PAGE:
Examples of uncountable subgroups, but with countably many cosets.

My question is pretty much as stated in the title: what examples are there (or does there exist) uncountable subgroups of a group but which have countably-infinite many cosets. I can only think of examples in the other direction (countable subgroups giving uncountably-many cosets).

• Your question seems to be ill-posed: for cosets you need a subgroup, so perhaps you want an uncountable group with an uncountable subgroup of infinite-countable index? – DonAntonio Sep 27 '13 at 4:43
• @DonAntonio Isn't that what OP explicitly asked for? – anon Sep 27 '13 at 4:49
• I don't think so, @anon, unless you can make sense of "[groups]...giving infinitely-countable many cosets" . As far as I kno,w, a group "doesn't give cosets", and there's always a subgroup involved. – DonAntonio Sep 27 '13 at 4:50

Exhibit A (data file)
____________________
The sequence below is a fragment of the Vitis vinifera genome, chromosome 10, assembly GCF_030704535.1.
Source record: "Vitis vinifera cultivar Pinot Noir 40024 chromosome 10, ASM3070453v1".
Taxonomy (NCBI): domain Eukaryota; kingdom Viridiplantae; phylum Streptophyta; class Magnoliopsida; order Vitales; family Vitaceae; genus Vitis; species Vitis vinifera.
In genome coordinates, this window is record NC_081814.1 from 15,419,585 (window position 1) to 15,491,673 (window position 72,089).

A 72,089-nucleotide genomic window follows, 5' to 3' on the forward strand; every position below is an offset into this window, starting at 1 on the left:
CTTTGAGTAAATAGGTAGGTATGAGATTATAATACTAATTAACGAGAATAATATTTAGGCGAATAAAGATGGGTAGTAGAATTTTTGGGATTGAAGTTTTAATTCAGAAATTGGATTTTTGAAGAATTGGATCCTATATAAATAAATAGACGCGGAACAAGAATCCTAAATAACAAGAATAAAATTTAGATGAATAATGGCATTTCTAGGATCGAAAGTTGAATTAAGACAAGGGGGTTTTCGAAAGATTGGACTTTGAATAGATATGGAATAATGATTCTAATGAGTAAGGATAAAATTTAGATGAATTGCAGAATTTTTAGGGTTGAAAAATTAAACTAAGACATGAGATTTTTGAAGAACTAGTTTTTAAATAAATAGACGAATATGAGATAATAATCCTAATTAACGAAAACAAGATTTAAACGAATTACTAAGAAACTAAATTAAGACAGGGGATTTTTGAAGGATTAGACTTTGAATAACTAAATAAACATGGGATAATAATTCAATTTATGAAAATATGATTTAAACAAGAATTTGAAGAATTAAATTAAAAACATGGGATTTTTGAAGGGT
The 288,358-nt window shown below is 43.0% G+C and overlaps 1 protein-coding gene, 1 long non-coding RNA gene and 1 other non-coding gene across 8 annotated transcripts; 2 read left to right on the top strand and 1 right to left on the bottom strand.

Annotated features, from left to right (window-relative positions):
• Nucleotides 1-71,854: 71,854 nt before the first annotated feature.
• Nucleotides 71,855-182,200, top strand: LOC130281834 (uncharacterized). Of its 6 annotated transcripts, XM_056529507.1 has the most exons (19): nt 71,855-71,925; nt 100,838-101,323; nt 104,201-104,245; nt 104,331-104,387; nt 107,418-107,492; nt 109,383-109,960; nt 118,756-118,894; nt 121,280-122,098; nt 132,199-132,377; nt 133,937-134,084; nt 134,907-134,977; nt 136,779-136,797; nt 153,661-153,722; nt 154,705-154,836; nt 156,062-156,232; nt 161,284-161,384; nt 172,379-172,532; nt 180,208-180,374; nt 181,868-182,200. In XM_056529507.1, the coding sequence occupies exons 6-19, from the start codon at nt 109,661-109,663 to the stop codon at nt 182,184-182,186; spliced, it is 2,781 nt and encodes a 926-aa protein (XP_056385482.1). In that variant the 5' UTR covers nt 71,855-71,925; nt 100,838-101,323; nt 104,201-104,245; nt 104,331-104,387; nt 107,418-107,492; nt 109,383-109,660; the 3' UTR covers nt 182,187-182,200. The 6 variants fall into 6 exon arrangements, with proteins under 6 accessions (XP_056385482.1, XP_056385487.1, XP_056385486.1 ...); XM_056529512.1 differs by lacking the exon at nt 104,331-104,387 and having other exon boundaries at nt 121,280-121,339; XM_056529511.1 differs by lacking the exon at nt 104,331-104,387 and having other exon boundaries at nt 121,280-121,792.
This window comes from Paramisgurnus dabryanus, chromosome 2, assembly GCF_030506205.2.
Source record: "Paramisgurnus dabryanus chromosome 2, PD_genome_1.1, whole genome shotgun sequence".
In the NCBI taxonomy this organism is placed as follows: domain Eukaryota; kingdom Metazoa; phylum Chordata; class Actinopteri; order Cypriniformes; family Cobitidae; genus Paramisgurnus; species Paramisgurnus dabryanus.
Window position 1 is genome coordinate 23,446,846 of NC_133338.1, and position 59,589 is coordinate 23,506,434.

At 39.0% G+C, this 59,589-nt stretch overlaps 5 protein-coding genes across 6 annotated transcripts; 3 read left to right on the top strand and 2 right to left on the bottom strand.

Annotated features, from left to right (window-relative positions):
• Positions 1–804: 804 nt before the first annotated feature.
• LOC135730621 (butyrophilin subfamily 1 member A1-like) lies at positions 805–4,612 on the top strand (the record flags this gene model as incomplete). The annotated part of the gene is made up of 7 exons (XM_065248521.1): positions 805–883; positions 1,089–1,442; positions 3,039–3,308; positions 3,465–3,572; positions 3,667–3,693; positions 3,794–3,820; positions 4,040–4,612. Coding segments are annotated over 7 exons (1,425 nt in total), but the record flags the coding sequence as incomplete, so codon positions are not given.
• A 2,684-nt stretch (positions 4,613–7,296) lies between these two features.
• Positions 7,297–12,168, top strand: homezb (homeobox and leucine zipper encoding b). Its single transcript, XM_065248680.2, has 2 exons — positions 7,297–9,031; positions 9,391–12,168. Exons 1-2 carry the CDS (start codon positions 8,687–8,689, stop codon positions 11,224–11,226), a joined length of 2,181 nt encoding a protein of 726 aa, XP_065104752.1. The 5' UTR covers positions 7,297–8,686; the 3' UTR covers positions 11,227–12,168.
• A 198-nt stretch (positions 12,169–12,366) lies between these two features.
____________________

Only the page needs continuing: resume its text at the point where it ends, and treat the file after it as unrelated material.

• OP says "uncountable subgroups which give [i.e. yield or have] [countably-infinitely] many cosets." – anon Sep 27 '13 at 4:51
• The question is all the words in it, not only part of them. – DonAntonio Sep 27 '13 at 5:09

The uncountable subgroup of $\Bbb Z^{[0,1]}$ of maps $[0,1]\to\Bbb Z$ vanishing at $0$ has index $|\Bbb Z|=\aleph_0$.
How about $\mathbb{R}$ in $\mathbb{Q} \times \mathbb{R}$? Or take any countably infinite group $H$, uncountable group $K$ and consider $K$ in $H \times K$.
You can take the group $SO(n)$ inside $O(n)$. It has only two cosets!